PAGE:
Darren Sharper is out, but the iconic image of Tracy Porter’s 2010 Super Bowl-clinching interception return lives on.
When team officials unveiled the latest redesign of Champions Square this week, one thing was immediately apparent: They did not eliminate the most famous play in New Orleans sports history.
Just above a palm tree to the right of the stage, a huge photo mural of Porter’s touchdown return is still there — but with Sharper, the former Saints safety who recently pleaded guilty to rape, now cropped out. Porter’s 74-yard touchdown return gave the Saints a 31-17 lead late in the fourth quarter against Indianapolis and proved to be the final points.
“It was important to us to keep that up there,” said Ben Hales, senior vice president of marketing and business development for the Saints. “We recognized the issue with Sharper in the background, but that shouldn’t take away from people’s enjoyment of that moment. ... We wanted to keep that championship moment there but just find a way to do it that was a little bit more fan-friendly.”
Sharper has admitted that he drugged and raped — or tried to rape — nine women in four states in 2013 and early 2014, before his arrest and jailing in Los Angeles in January 2014. He is slated to serve at least nine more years behind bars in federal custody under a sweeping plea deal.
The removal of Sharper’s image is one of several changes at Champions Square that the Saints and Pelicans announced in collaboration with SMG, which manages the adjoining arenas.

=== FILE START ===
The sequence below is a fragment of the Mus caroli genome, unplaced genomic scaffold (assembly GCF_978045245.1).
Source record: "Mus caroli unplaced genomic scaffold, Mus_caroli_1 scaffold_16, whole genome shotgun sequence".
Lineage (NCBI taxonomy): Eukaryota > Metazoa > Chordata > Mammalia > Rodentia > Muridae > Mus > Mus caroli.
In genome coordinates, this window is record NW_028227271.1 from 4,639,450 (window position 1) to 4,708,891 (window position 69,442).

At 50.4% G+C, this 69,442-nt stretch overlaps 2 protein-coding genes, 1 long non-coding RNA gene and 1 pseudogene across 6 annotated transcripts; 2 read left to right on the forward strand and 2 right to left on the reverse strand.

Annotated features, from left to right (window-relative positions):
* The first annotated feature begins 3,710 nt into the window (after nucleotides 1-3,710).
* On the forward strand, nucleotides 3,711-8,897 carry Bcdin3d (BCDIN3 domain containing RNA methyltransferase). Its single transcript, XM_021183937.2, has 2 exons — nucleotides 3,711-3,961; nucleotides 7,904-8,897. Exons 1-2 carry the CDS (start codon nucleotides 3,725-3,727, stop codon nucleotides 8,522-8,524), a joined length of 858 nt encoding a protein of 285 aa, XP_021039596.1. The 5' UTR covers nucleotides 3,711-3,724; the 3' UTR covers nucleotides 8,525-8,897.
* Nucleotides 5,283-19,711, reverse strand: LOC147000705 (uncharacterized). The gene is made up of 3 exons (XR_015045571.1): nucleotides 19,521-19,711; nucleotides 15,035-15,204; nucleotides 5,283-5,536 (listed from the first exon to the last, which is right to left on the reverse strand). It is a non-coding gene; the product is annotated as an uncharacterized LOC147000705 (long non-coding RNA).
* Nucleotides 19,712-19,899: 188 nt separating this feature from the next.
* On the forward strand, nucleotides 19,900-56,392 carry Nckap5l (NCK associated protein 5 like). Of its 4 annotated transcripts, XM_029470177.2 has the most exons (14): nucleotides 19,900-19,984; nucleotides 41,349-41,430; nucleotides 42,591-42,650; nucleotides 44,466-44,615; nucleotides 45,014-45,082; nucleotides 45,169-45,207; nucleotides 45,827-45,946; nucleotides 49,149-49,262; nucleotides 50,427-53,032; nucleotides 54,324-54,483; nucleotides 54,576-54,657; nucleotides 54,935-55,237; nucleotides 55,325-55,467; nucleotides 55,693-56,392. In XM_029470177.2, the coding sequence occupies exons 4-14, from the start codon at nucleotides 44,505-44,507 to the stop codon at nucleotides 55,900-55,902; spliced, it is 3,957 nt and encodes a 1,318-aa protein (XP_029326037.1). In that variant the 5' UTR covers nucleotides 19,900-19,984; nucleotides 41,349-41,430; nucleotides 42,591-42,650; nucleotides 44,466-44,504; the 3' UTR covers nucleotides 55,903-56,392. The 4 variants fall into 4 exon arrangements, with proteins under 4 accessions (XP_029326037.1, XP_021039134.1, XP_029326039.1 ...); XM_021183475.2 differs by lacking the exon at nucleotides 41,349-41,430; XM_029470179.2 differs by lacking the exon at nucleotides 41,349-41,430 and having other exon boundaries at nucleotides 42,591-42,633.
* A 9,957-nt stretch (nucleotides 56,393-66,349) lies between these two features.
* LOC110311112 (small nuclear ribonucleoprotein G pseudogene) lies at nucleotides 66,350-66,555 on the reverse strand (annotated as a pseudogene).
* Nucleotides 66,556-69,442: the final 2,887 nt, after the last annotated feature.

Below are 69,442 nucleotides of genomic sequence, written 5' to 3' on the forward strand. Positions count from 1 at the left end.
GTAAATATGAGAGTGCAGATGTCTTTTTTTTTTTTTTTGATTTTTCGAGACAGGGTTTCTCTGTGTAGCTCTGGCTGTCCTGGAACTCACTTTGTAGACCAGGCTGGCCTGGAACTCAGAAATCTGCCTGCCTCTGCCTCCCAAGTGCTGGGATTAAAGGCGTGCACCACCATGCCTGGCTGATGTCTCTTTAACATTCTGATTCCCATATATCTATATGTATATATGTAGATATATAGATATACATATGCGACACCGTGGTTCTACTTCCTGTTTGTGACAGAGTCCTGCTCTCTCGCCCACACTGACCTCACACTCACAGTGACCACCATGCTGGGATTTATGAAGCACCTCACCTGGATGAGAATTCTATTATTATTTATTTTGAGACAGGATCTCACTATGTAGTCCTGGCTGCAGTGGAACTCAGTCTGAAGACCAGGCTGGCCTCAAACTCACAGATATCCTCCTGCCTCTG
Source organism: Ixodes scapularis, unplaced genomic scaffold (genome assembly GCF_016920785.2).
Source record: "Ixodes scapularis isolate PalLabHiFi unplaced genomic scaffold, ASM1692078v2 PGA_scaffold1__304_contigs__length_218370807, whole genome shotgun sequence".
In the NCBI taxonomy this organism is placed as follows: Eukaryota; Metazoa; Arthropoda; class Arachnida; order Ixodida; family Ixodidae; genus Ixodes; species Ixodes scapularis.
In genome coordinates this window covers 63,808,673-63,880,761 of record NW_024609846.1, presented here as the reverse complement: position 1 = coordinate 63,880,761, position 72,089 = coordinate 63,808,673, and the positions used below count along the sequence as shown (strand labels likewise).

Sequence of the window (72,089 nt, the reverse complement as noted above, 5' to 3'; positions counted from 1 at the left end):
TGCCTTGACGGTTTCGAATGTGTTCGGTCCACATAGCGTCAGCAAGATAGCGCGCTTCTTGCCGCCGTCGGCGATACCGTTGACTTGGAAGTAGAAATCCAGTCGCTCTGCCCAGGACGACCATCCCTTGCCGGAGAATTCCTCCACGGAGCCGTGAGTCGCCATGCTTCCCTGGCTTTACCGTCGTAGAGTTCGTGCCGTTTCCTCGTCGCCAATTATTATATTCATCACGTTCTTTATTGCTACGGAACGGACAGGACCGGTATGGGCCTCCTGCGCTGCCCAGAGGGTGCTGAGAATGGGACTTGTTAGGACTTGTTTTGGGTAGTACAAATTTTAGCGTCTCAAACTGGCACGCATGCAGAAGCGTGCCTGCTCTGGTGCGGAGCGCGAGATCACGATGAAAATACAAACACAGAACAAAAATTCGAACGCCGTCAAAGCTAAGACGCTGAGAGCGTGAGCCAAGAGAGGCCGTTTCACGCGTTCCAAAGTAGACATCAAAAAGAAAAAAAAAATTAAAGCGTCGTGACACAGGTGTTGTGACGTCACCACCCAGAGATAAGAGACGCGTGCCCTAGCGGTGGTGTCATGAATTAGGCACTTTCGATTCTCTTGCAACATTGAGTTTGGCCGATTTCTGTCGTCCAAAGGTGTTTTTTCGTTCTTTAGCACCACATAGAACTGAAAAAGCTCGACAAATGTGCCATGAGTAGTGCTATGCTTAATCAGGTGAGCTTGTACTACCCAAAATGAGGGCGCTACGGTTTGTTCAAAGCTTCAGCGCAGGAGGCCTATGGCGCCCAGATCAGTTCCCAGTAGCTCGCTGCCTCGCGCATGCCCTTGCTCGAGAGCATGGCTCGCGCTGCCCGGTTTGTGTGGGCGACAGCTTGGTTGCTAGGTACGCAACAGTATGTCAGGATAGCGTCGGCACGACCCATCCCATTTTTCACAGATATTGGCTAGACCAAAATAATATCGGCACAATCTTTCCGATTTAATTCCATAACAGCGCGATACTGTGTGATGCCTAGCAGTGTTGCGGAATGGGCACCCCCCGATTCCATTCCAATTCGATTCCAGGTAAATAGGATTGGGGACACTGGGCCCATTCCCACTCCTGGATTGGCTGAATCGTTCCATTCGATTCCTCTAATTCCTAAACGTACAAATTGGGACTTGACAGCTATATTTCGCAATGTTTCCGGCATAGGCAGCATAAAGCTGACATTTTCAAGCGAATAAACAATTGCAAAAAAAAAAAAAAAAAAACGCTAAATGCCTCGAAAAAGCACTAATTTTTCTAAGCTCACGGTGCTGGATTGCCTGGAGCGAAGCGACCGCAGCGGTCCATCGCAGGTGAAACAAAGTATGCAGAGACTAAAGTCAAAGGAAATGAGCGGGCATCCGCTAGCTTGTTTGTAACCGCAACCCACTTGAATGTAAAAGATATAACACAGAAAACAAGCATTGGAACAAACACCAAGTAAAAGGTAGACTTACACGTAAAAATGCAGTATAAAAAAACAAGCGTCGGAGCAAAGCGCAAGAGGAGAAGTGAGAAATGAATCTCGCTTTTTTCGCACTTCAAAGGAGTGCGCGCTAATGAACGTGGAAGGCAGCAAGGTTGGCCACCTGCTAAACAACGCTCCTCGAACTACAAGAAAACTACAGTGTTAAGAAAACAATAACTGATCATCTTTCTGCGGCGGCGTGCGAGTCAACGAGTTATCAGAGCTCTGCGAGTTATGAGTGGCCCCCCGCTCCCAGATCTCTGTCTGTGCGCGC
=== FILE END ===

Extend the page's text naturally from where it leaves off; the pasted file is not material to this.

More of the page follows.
Champions Square opened in August 2010 next to the Mercedes-Benz Superdome and has been updated a few times since then.
At the front of the outdoor plaza, a new photo mural of Pelicans star Anthony Davis cradling the NCAA basketball championship trophy Kentucky won at the Superdome in 2012 is next to an old mural of Drew Brees holding the Lombardi Trophy.
Also remaining: pictures of LSU coach Les Miles holding the trophy awarded to the BCS national champion after the Tigers beat Ohio State in the Superdome in 2008; Tom Benson holding the George Halas Trophy; Muhammad Ali landing a punch on Leon Spinks at the Superdome; and a photo of former Saints linebacker and NFL Hall of Famer Rickey Jackson.
Near an entrance closer to Poydras Street, new photos of Brees and Davis face each other. A shot of former Hall of Famer Willie Roaf at the Pro Bowl also is new.
Phased out is a photo of Tulane’s undefeated 1998 football team. The Green Wave stopped playing at the Superdome last year after 39 years there, moving to a new campus stadium.
A fleur-de-lis and the Pelicans logo — white with a gold background — contribute to the square’s gold theme, a color the Saints and Pelicans share. The last Champions Square design used blue as a primary color.
“There was a lot of interest in branding the teams a little bit more,” Superdome General Manager Alan Freeman said. “It also blends in better with the color of the Superdome. We don’t want to update it every year, but we have to make sure we’re keeping it clean and crisp and that it looks good all the time.”
Hales said the physical changes at Champions Square required only a couple of days’ work. Crystal Clear Imaging, a local company, printed and installed the new murals.
The decisions on what to keep and what to replace took much longer.
“Selecting the pictures took a long time because these things last for a long time,” Hales said. “You want to make sure it’s going to pop, and it’s got to weather well because this is an outdoor venue.”
The rock group Boston, with special guest Foghat, performed at Champions Square on Friday, marking the first event since the redesign. But the main purpose of the square is as a gathering place for fans before Saints and Pelicans games.
“We’re thrilled to unveil a new backdrop where we hope they will be able to continue making lasting memories while cheering on our teams,” Saints and Pelicans owner Tom Benson said in a statement. “We continue to consider all aspects of our fans’ game-day experience and work hard to ensure it’s the best it can be in every way.”